Putting my mistakes on show – and why

Seizing a quick moment inbetween tasks to share Part VI of my section-by-section play-through of Chopin’s Ballade number 2 here.

In which:

– I exploit the spare memory of our new au pair mobile phone, and manage to record all of 12 mins of joyous music and exposition… and then the front door opens, and I get interrupted (AGAIN). So we’re back to a cliffhanger with this one 

– I demonstrate plenty of flaws, starting from not being sure whether the recording had started and rather daftly saying “hello” twice. But I have deliberately left these “embarrassing” flaws in. Because I am no longer embarrassed by them.

I meant it to the letter when I started Part I of this little personal project by referencing Angela Duckworth pointing out that SO LITTLE of the failings, errors, slips, gritted teeth, try-agains, fail-agains, try-again-agains etc get SEEN by anybody else other than the practicer.

And *this* is a big problem. Because it gives everybody else the false impression that it’s “so easy” when actually it’s not. At all.

Doesn’t matter whether the thing being practiced is a sprint, a pitch, or an arpeggio. A deck, a pose, or a parenting moment.

We ALL have to submit ourselves through the teeth-gritting, aarrrghhing, mistake-strewn, discouraging process.

This is called “learning”.

And I’m weirdly happy to be sharing these aarghhs with you. (Spoiler – there are at least 3. ) I am aware that much of this stuff I play is not common repertoire for the living room player. It’s not like it comes easy for me, either. I have had to earn every note, every chord, every page committed to memory, every stupid difficult aggravating tripping-up phrase that I keep falling on again and again and again – until I iron the kinks out, by sheer practice.

There is just no other way.

And this is in itself such a powerful life lesson to be reminded of. Again and again.

Cos sometimes it is just easier to give up.

But then…

If you give up…

That piece, that pitch, that *thing* you want so much, that you yearn for, that you just want to own, as part of you –

Remains not yours.

And THAT can really suck.

What I have just described above is what the mechanics of motivation can *sound* like.

And when you are a little more aware of one’s inner language that might run like this,
You gain more agency… whether to let your inner narrative get overrun by such drives (which can easily be too much of a good thing), or to consciously be able to yoke these drives, towards a cause you consciously deem worthy.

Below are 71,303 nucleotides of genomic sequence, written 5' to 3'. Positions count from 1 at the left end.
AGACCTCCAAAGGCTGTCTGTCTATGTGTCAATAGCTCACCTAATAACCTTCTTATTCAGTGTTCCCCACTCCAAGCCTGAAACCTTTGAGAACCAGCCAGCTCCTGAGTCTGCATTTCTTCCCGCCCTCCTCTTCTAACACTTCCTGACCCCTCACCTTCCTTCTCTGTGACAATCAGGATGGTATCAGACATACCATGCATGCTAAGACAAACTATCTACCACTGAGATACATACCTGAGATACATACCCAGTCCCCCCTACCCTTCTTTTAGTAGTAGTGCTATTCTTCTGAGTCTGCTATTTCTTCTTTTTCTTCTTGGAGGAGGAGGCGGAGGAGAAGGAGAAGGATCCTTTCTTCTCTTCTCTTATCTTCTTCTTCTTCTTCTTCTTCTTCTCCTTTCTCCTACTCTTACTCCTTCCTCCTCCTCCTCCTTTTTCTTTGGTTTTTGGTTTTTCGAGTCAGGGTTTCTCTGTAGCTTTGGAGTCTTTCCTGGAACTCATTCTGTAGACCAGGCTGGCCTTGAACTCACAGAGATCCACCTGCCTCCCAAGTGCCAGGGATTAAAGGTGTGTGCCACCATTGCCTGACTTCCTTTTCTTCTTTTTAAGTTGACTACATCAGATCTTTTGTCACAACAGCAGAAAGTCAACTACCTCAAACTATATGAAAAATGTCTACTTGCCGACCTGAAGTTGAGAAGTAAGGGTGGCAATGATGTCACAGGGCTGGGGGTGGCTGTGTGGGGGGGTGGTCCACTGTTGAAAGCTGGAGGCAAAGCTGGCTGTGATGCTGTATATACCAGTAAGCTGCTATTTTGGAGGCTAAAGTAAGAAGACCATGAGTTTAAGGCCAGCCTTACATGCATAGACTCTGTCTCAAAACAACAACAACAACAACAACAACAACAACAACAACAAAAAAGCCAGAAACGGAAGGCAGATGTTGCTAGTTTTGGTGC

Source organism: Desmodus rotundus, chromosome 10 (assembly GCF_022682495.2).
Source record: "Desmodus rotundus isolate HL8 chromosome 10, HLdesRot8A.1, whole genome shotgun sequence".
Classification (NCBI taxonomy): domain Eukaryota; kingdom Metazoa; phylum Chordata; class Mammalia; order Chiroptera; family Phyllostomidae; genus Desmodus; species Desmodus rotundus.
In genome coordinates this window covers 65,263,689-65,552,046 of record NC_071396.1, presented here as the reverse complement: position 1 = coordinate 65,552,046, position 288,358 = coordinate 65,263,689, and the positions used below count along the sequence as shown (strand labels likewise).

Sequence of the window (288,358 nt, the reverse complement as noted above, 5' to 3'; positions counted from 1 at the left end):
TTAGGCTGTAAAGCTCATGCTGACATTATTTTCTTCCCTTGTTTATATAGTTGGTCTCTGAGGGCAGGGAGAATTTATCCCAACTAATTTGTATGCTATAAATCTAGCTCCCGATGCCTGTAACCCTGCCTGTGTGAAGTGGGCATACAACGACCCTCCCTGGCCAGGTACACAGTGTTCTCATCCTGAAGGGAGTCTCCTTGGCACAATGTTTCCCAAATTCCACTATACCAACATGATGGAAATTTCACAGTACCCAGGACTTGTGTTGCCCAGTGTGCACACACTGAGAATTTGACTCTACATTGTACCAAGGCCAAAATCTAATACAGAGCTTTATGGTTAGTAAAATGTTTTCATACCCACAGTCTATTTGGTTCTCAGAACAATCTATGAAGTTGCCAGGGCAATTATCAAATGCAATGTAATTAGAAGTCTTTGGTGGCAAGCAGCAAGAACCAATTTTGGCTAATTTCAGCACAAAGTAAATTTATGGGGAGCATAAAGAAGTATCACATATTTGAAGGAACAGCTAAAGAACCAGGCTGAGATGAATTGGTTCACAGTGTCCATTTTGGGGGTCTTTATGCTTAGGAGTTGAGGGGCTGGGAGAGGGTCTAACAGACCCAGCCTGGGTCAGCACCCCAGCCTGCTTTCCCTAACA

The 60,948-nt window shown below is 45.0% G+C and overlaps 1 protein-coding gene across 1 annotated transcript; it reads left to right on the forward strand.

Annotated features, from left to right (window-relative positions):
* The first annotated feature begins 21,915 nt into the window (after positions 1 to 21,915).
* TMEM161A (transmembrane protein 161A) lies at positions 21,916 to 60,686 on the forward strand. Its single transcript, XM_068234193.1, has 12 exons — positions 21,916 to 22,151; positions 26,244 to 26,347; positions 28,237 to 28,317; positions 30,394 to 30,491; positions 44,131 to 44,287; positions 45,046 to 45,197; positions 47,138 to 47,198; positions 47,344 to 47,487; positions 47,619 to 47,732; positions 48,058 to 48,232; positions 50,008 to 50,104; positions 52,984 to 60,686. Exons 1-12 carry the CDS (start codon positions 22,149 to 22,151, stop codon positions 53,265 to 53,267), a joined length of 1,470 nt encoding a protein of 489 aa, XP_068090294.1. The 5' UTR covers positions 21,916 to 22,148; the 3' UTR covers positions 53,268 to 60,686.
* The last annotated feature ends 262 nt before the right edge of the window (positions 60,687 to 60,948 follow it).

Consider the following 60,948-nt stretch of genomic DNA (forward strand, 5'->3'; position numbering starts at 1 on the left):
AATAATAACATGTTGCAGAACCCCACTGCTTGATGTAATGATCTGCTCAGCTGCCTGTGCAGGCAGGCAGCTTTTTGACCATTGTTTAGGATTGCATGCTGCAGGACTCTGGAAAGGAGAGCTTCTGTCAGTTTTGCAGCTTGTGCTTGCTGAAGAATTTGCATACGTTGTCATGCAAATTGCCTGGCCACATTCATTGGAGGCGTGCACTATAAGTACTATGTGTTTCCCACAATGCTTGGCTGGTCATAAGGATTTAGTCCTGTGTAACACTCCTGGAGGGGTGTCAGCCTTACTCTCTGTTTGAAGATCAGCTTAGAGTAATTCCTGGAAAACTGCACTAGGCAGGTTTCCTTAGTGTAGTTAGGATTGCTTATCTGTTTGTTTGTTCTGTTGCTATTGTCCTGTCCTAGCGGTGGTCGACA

Over and inbetween the struggling bits, I dare say you will find some petite treasures.

I absolutely loved playing this section.

And I loved having the insights bubble irrepressibly forth in my head, in the process of sharing their beauty with you.

I have, through these last pidgin 6 clips, discovered so much more about the hows and the whys of the magical pleasure this wonderful Ballade suffuses me with.

It is exactly as Dr Alan Wallace taught us during our meditation retreat. The training of the paying of close attention *is* its own reward. The more subtlety you can perceive, the more marvellous and delightful the thing you are perceiving becomes.

And if the apocryphal yogis can derive bliss from watching paint drying this way – in this clip at least you can watch me undertaking an analogous process, working off the far more generous material of one of Chopin’s greatest.  enjoy.

Earlier parts of this section-by-section dissection () of this piece, Chopin’s Ballade Number 2, here:

Part I https://www.facebook.com/elaine.mosimann/posts/10154852839901921

Part II https://www.facebook.com/elaine.mosimann/posts/10154870476481921

Part III https://www.facebook.com/elaine.mosimann/posts/10154870533591921

Part IV https://www.facebook.com/elaine.mosimann/posts/10154874700516921

Part V https://www.facebook.com/elaine.mosimann/posts/10154879754871921

If you’re impatient and wanna know what the whole piece sounds like, here’s Rubinstein:


And here’s Pollini’s take:


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